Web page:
The authors also show that while primary auditory regions encode acoustic features of varying complexity (loudness, spectral flux, etc.) and can be modelled with purely acoustic parameters (see also [4]), a voice/nonvoice categorical component is needed to best model responses in associative auditory regions. Previous work suggests that a template matching, “norm-based coding” phenomenon is probably at play. In this view, neural responses reflect not the stimulus itself but rather how well it matches an internal template (a norm), possibly averaging our personal experience of voices accumulated within our social context [7]. However, the reason why humans can so easily detect and recognise voices from other sounds is because they use distinctive acoustic features. Recent works have shown that communicative signals (e.g., alarm, emotional, linguistic) exploit distinct acoustic niches to target specific neural networks and trigger reactions adapted to the intent of the emitter [8,9]. Using neurally relevant spectrotemporal representations, these works show that different subspaces encode distinct information types: slow temporal modulations for meaning (speech), fast temporal modulations for alarms (screams), spectral modulations for melodies, etc. Although the authors account for a variety of acoustic attributes in their modelling of the data, which features—and which neural mechanisms—are necessary and sufficient to route communicative sounds towards voice-selective modules in the temporal cortex remain open questions.

Interestingly, while voice patches are observed bilaterally in the auditory associative areas [1,2], processing of familiar voice–identity recognition is largely a right-lateralized process [10]. This distinction is also observed in other cognitive domains, such as speech and melodies. While selective responses to voice and music categories occur bilaterally in associative auditory regions [3], processing of sentences and melodies, respectively, occur in the left and right associative auditory cortex [9]. This lateralisation arguably reflects the complementary specialisation of 2 neural systems functioning in parallel in each hemisphere to maximise the efficiency of encoding of their respective acoustical features. In the context of social auditory communication, the stages of voice analysis are sequentially anchored in the hierarchy of auditory processing. Starting bilaterally with the rapid identification of the relevant cognitive domain (here auditory communication), the routing of vocal information obeys a functional division of labour entailing the lateralized specialisation of anterior temporal regions for the parallel processing of complex social affordances (i.e., meaning, affect, and identity).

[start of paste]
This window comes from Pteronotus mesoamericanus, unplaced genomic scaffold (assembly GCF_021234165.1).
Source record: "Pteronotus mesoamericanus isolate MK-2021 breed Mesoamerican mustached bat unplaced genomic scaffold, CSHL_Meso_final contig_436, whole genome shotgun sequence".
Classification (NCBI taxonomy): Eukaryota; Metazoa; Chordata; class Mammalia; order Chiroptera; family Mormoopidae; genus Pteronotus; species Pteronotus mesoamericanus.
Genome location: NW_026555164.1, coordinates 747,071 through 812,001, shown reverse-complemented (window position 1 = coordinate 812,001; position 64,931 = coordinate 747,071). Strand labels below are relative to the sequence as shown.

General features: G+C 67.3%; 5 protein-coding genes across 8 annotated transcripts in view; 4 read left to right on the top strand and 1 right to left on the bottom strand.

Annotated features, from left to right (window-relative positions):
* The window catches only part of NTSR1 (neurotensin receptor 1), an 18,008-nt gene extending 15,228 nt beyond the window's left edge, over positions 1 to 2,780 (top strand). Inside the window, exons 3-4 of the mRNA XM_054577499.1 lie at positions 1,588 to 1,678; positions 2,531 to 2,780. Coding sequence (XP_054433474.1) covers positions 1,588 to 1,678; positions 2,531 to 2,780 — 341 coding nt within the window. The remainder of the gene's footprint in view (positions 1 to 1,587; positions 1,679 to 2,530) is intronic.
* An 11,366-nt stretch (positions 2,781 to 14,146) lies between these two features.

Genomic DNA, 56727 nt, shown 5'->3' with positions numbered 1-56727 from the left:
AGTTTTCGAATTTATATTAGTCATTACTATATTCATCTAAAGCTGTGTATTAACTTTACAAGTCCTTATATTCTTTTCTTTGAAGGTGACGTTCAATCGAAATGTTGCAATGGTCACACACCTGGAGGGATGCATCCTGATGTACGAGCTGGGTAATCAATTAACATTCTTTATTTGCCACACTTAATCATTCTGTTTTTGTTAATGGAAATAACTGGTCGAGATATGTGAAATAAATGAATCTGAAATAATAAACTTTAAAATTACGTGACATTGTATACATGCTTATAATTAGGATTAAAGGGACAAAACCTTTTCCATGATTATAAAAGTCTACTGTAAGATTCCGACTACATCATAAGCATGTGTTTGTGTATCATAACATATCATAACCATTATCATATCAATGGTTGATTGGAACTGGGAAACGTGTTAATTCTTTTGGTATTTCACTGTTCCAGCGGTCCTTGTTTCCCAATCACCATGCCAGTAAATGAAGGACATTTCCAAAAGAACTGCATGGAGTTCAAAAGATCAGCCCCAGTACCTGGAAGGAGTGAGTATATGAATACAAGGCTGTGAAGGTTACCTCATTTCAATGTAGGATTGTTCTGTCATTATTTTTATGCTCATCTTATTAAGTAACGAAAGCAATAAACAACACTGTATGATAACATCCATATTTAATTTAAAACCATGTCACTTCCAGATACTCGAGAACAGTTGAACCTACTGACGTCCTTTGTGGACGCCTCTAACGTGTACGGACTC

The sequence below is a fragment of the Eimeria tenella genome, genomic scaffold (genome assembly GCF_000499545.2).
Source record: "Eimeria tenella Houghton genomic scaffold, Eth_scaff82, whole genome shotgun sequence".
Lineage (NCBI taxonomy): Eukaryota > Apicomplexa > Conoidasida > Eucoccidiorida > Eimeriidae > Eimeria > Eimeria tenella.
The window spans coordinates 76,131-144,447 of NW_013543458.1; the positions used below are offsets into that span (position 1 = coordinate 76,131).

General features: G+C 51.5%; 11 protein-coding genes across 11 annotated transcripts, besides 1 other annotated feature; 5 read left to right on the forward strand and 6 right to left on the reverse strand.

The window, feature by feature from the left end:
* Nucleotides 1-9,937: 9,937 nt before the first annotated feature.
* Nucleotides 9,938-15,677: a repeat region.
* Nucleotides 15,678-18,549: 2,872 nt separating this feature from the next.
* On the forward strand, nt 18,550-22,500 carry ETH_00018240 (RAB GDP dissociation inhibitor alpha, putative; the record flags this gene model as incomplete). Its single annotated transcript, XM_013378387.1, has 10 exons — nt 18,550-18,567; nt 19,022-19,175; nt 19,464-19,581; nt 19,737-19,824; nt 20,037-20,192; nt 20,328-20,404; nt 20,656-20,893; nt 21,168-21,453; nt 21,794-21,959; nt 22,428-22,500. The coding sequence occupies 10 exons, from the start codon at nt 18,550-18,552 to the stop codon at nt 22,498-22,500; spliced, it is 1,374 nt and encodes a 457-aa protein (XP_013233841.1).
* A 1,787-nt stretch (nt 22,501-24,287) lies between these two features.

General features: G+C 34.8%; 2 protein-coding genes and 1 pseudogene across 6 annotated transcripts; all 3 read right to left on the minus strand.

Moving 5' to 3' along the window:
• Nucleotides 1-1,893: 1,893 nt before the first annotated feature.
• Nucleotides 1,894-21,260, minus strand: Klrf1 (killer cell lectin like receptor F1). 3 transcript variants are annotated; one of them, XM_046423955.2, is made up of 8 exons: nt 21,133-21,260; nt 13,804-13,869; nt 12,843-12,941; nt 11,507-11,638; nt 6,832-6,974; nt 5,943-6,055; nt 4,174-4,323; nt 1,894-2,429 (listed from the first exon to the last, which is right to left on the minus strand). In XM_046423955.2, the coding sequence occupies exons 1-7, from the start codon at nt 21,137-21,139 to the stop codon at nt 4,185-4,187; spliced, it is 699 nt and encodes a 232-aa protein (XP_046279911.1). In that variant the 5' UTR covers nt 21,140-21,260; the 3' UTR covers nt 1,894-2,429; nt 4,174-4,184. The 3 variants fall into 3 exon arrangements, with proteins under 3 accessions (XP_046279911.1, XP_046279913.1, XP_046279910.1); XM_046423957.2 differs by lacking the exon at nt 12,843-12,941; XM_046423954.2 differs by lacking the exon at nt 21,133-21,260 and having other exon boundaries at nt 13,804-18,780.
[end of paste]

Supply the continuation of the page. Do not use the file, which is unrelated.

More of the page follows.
Here, the authors investigate how the brain encodes voices (compared to nonvoice stimuli), but not how each voice identifies individuals, although this aspect is a hallmark of voice recognition, together with linguistic and emotional information (see Fig 1). Whether the specialised voice-processing function identified in the literature extends to distinguishing conspecifics’ identity was not tested. Future work could use dedicated classification analyses to help decipher whether individual identification occurs at this level or at downstream levels.